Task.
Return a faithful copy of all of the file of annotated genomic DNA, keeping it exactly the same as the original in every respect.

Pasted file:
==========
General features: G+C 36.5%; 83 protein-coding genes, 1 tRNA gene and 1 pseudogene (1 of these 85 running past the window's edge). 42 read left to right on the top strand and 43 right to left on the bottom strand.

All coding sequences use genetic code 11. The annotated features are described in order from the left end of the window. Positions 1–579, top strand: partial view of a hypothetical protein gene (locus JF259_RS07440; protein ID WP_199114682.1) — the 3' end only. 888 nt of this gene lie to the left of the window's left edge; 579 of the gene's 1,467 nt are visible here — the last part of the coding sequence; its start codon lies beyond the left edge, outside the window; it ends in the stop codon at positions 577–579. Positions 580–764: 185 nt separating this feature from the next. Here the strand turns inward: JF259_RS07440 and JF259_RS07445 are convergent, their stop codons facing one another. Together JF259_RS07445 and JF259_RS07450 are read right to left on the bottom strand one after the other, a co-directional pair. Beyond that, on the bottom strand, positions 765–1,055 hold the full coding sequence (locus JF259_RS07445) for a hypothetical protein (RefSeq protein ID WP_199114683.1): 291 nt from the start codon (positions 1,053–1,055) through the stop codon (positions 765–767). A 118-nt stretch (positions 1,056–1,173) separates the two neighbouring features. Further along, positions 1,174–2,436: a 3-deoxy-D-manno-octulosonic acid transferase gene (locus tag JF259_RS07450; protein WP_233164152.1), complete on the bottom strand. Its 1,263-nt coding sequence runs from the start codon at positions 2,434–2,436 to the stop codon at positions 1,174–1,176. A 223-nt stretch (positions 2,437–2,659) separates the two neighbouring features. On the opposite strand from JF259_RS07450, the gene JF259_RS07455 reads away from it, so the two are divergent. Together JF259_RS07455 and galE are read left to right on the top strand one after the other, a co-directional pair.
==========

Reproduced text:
General features: G+C 36.5%; 83 protein-coding genes, 1 tRNA gene and 1 pseudogene (1 of these 85 running past the window's edge). 42 read left to right on the top strand and 43 right to left on the bottom strand.

All coding sequences use genetic code 11. The annotated features are described in order from the left end of the window. Positions 1–579, top strand: partial view of a hypothetical protein gene (locus JF259_RS07440; protein ID WP_199114682.1) — the 3' end only. 888 nt of this gene lie to the left of the window's left edge; 579 of the gene's 1,467 nt are visible here — the last part of the coding sequence; its start codon lies beyond the left edge, outside the window; it ends in the stop codon at positions 577–579. Positions 580–764: 185 nt separating this feature from the next. Here the strand turns inward: JF259_RS07440 and JF259_RS07445 are convergent, their stop codons facing one another. Together JF259_RS07445 and JF259_RS07450 are read right to left on the bottom strand one after the other, a co-directional pair. Beyond that, on the bottom strand, positions 765–1,055 hold the full coding sequence (locus JF259_RS07445) for a hypothetical protein (RefSeq protein ID WP_199114683.1): 291 nt from the start codon (positions 1,053–1,055) through the stop codon (positions 765–767). A 118-nt stretch (positions 1,056–1,173) separates the two neighbouring features. Further along, positions 1,174–2,436: a 3-deoxy-D-manno-octulosonic acid transferase gene (locus tag JF259_RS07450; protein WP_233164152.1), complete on the bottom strand. Its 1,263-nt coding sequence runs from the start codon at positions 2,434–2,436 to the stop codon at positions 1,174–1,176. A 223-nt stretch (positions 2,437–2,659) separates the two neighbouring features. On the opposite strand from JF259_RS07450, the gene JF259_RS07455 reads away from it, so the two are divergent. Together JF259_RS07455 and galE are read left to right on the top strand one after the other, a co-directional pair.